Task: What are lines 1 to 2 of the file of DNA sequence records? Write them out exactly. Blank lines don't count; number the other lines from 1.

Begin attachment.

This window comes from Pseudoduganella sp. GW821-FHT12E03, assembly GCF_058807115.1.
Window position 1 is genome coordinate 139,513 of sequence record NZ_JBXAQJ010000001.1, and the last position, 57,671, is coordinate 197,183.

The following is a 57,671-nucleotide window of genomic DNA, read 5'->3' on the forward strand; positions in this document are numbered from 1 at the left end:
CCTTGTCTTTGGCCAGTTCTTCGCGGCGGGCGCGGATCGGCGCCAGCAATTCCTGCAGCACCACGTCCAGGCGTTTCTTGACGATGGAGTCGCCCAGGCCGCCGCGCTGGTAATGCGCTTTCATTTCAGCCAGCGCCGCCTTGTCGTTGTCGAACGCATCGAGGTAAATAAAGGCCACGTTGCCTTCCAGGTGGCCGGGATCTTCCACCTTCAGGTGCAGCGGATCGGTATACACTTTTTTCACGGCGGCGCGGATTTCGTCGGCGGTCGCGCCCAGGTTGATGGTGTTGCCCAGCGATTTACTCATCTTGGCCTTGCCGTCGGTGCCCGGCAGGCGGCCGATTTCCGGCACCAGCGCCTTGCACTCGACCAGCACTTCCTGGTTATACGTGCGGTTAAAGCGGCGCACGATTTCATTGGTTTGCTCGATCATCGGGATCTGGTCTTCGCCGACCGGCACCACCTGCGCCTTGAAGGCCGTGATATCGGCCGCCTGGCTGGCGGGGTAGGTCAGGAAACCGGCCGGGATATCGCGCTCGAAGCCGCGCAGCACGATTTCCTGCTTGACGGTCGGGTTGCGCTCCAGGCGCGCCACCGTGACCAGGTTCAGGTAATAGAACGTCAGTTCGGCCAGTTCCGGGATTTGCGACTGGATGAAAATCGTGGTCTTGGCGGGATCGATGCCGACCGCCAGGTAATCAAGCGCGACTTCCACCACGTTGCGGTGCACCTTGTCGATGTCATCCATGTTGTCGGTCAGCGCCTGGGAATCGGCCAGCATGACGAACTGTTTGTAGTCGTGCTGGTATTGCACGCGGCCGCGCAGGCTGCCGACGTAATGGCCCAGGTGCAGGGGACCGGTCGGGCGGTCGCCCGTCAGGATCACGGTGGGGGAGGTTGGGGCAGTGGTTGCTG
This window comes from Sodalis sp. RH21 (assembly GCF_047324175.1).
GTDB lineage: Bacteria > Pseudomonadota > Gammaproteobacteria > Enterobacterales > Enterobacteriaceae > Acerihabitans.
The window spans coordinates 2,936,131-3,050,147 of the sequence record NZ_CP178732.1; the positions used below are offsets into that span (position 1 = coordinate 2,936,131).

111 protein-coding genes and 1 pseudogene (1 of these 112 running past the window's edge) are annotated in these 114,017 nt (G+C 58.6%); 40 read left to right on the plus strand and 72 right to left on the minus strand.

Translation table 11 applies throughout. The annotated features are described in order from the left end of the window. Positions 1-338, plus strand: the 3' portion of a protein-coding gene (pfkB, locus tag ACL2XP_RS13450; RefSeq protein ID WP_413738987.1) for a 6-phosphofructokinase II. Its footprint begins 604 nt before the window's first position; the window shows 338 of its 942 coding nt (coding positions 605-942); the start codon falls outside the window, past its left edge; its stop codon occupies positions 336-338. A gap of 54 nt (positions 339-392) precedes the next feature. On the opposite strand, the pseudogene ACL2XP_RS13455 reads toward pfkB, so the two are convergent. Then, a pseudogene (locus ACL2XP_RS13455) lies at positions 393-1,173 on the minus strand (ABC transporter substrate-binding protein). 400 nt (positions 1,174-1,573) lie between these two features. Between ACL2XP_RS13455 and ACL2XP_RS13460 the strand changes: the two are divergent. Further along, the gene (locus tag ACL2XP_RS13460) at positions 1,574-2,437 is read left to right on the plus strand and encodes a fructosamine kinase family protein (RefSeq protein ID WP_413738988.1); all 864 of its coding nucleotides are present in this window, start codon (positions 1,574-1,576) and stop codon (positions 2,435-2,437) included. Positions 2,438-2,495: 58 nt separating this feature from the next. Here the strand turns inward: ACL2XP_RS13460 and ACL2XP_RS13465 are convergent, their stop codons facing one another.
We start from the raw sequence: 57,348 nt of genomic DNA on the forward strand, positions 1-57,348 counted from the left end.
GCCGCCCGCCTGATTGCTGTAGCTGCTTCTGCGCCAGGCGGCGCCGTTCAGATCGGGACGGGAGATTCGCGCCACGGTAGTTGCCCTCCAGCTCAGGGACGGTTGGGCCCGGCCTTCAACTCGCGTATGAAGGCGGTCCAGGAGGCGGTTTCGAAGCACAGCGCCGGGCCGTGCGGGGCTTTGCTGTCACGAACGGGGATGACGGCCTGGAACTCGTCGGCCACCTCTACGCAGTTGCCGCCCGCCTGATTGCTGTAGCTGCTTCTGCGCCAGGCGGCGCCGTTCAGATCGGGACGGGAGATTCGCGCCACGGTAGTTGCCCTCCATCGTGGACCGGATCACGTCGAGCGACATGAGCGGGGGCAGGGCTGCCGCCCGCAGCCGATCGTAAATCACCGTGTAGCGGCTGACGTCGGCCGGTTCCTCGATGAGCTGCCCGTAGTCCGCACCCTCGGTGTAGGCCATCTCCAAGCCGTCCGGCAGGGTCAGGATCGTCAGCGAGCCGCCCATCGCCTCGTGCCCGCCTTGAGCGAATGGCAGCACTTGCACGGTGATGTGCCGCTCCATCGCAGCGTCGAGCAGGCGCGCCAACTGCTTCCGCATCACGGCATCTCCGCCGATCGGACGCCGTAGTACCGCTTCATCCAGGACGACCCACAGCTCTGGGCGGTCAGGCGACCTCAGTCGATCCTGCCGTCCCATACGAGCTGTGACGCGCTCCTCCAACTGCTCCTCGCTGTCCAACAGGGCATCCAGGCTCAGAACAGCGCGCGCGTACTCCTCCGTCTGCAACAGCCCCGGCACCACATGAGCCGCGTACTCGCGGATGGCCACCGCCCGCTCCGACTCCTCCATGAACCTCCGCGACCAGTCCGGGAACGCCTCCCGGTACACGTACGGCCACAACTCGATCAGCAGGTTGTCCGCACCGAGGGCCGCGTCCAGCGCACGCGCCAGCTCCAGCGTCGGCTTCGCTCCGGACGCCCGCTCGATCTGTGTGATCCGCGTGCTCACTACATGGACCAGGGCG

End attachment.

This window comes from Pseudoduganella sp. GW821-FHT12E03, assembly GCF_058807115.1.
Window position 1 is genome coordinate 139,513 of sequence record NZ_JBXAQJ010000001.1, and the last position, 57,671, is coordinate 197,183.